Fall musical demonstrates students’ talent, dedication


Emily Fox-Million

The Les Mis cast rehearses for their opening night performance.

Emily Fox-Million, Social Media Manager, Editor

To produce The Little Mermaid, the costumer needed to create colorful tails and fins. In Mary Poppins, actors needed to be suspended with a fly system. In Spamalot, a grand castle set needed to be built. Every musical has its challenges, but this year’s Fall musical is like no other.

Les Misérables has proven to be an intimidating task, combining high school voices and the emotional story about war and loss in one of the longest running musicals in the world.

Because the show is about the French Revolution and the people affected, technicians will need props, makeup, and sets to look real, as opposed to a colorful Little Mermaid seafloor.

Behind the scenes, there is also a stamina and pacing challenge for technicians. Because the musical goes from song to song with little to no break in between, it will be a matter of racing against the curtain to get actors prepped and on stage quickly.

“Les Mis at moments feels like it never stops moving. That can be really difficult for technicians who need to do things in usual pauses of shows,” Britney Juarez, costume lead, said.

The characters being portrayed are historical fiction, based on the types of people who experienced the revolution and the conditions leading to it. It has been a new experience for some actors, needing to tap into different mindsets, motives, and emotions to adequately play their role.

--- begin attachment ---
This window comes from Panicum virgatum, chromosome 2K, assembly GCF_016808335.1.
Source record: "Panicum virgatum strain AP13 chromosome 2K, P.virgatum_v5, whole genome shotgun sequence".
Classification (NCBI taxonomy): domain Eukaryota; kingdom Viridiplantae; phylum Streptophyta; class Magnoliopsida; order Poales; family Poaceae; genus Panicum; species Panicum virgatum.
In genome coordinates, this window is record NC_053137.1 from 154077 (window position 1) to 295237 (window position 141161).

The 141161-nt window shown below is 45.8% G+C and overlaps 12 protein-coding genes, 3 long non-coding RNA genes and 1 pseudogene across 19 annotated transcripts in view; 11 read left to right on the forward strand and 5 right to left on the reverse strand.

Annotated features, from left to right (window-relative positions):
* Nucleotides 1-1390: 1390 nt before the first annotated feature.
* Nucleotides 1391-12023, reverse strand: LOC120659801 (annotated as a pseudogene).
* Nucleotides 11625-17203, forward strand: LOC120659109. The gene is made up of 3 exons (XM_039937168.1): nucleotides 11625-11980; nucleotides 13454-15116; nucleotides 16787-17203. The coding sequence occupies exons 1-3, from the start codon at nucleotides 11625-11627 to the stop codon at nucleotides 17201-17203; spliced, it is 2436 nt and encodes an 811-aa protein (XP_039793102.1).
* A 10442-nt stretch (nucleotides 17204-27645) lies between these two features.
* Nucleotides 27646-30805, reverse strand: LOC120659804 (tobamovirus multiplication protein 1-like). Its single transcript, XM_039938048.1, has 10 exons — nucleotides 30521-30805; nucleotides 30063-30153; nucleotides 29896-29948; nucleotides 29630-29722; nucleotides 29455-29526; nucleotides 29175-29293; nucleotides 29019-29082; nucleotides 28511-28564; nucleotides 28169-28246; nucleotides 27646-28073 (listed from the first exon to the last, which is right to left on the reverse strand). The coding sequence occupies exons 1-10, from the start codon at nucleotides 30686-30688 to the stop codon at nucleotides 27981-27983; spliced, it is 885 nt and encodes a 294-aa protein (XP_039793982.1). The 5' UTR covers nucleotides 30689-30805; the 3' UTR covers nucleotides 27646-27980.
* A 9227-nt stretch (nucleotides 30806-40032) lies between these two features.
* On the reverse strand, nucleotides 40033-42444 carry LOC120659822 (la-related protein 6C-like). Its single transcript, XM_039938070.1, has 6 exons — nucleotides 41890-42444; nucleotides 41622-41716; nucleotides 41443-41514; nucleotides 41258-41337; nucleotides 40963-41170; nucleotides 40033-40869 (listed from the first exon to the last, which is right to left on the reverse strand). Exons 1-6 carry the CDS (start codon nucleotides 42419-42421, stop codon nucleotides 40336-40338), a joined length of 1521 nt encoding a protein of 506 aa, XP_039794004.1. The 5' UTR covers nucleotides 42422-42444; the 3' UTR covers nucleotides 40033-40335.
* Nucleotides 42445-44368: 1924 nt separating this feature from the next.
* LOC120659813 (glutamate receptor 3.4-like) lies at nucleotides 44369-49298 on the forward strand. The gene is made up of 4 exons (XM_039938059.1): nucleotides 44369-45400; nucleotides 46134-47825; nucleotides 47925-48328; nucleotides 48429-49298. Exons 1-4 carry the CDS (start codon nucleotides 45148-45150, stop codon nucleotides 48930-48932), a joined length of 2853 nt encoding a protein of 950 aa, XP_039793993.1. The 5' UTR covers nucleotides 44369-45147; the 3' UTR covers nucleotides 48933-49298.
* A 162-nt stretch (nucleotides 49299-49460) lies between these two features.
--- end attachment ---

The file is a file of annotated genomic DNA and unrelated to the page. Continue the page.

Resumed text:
“Les Mis is a show that there is so many characters, and each one is crucially real. If one is not, then everything feels wrong,” Truman McCaw, actor, said.

Not only will actors be transformed into their character in short pauses, actors also need to be in the mindset for the show. The difficulty lies in not only portraying human beings, but the attitude associated with scenes and characters, also known as tone.

“These are real people who are hungry, tired, and in dire need of representation,” Juarez said.

Another challenge when putting on a show like Les Mis, is the fact that it is entirely lyrical, having no lines of spoken dialogue.

The difficulty of this type of musical is in the stamina actors need to have in order to perform, and the ranges their voices are required to fall into.

“It is a musical that was 100% not written for high school voices. So, ranges are super challenging, especially when we talk about guys because their voices are newly changed,” Miles said.

The curtain has officially gone up on opening night, and the people who have worked so hard to produce Les Mis are thrilled. 

“I feel amazing about where we are.” Anna Hunter, stage manager, said. “I’m super proud of what we’ve done, and how it has all come together.”